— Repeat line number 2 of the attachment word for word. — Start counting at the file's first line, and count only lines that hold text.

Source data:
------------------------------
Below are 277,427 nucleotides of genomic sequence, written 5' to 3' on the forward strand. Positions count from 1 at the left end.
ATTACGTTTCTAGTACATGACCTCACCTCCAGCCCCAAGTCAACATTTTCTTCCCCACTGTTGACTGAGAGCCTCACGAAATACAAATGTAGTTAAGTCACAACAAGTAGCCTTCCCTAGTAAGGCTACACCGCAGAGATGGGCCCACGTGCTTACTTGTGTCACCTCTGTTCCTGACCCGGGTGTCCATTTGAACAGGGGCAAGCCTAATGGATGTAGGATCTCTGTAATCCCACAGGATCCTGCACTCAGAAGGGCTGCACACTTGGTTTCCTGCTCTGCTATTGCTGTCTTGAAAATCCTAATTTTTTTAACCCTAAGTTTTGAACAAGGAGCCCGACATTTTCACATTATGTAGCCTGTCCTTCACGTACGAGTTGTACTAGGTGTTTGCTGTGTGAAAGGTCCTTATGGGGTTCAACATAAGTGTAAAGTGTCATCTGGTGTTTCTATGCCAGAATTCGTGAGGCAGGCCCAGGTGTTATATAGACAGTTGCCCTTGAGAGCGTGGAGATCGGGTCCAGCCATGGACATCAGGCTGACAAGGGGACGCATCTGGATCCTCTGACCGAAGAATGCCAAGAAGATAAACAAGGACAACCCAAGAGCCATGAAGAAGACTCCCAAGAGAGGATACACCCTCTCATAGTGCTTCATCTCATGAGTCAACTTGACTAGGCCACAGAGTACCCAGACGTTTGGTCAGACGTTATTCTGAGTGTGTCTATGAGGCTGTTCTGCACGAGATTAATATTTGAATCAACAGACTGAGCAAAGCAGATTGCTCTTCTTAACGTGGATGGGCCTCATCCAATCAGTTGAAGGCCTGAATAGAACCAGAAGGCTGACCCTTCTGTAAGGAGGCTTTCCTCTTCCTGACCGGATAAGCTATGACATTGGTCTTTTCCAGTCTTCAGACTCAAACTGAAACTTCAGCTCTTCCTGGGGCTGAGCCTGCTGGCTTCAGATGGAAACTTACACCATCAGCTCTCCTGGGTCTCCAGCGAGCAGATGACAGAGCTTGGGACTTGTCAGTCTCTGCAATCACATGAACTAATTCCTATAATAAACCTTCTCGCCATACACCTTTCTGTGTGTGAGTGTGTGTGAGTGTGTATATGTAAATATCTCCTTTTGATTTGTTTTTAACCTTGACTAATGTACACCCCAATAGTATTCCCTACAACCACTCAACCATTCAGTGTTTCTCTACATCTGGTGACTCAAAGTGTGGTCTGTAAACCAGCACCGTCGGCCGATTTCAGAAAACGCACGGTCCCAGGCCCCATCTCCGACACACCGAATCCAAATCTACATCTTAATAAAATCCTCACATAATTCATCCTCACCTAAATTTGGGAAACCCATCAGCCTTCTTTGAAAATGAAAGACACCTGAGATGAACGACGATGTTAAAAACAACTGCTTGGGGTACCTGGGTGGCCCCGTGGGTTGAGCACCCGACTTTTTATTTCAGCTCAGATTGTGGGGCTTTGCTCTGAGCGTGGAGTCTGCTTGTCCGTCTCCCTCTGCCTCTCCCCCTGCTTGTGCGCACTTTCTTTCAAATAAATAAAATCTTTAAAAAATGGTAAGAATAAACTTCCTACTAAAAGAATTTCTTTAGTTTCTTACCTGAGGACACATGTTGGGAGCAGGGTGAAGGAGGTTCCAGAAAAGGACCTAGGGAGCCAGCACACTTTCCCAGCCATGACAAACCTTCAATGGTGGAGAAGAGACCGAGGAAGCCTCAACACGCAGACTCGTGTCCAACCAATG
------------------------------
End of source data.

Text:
ATTACGTTTCTAGTACATGACCTCACCTCCAGCCCCAAGTCAACATTTTCTTCCCCACTGTTGACTGAGAGCCTCACGAAATACAAATGTAGTTAAGTCACAACAAGTAGCCTTCCCTAGTAAGGCTACACCGCAGAGATGGGCCCACGTGCTTACTTGTGTCACCTCTGTTCCTGACCCGGGTGTCCATTTGAACAGGGGCAAGCCTAATGGATGTAGGATCTCTGTAATCCCACAGGATCCTGCACTCAGAAGGGCTGCACACTTGGTTTCCTGCTCTGCTATTGCTGTCTTGAAAATCCTAATTTTTTTAACCCTAAGTTTTGAACAAGGAGCCCGACATTTTCACATTATGTAGCCTGTCCTTCACGTACGAGTTGTACTAGGTGTTTGCTGTGTGAAAGGTCCTTATGGGGTTCAACATAAGTGTAAAGTGTCATCTGGTGTTTCTATGCCAGAATTCGTGAGGCAGGCCCAGGTGTTATATAGACAGTTGCCCTTGAGAGCGTGGAGATCGGGTCCAGCCATGGACATCAGGCTGACAAGGGGACGCATCTGGATCCTCTGACCGAAGAATGCCAAGAAGATAAACAAGGACAACCCAAGAGCCATGAAGAAGACTCCCAAGAGAGGATACACCCTCTCATAGTGCTTCATCTCATGAGTCAACTTGACTAGGCCACAGAGTACCCAGACGTTTGGTCAGACGTTATTCTGAGTGTGTCTATGAGGCTGTTCTGCACGAGATTAATATTTGAATCAACAGACTGAGCAAAGCAGATTGCTCTTCTTAACGTGGATGGGCCTCATCCAATCAGTTGAAGGCCTGAATAGAACCAGAAGGCTGACCCTTCTGTAAGGAGGCTTTCCTCTTCCTGACCGGATAAGCTATGACATTGGTCTTTTCCAGTCTTCAGACTCAAACTGAAACTTCAGCTCTTCCTGGGGCTGAGCCTGCTGGCTTCAGATGGAAACTTACACCATCAGCTCTCCTGGGTCTCCAGCGAGCAGATGACAGAGCTTGGGACTTGTCAGTCTCTGCAATCACATGAACTAATTCCTATAATAAACCTTCTCGCCATACACCTTTCTGTGTGTGAGTGTGTGTGAGTGTGTATATGTAAATATCTCCTTTTGATTTGTTTTTAACCTTGACTAATGTACACCCCAATAGTATTCCCTACAACCACTCAACCATTCAGTGTTTCTCTACATCTGGTGACTCAAAGTGTGGTCTGTAAACCAGCACCGTCGGCCGATTTCAGAAAACGCACGGTCCCAGGCCCCATCTCCGACACACCGAATCCAAATCTACATCTTAATAAAATCCTCACATAATTCATCCTCACCTAAATTTGGGAAACCCATCAGCCTTCTTTGAAAATGAAAGACACCTGAGATGAACGACGATGTTAAAAACAACTGCTTGGGGTACCTGGGTGGCCCCGTGGGTTGAGCACCCGACTTTTTATTTCAGCTCAGATTGTGGGGCTTTGCTCTGAGCGTGGAGTCTGCTTGTCCGTCTCCCTCTGCCTCTCCCCCTGCTTGTGCGCACTTTCTTTCAAATAAATAAAATCTTTAAAAAATGGTAAGAATAAACTTCCTACTAAAAGAATTTCTTTAGTTTCTTACCTGAGGACACATGTTGGGAGCAGGGTGAAGGAGGTTCCAGAAAAGGACCTAGGGAGCCAGCACACTTTCCCAGCCATGACAAACCTTCAATGGTGGAGAAGAGACCGAGGAAGCCTCAACACGCAGACTCGTGTCCAACCAATG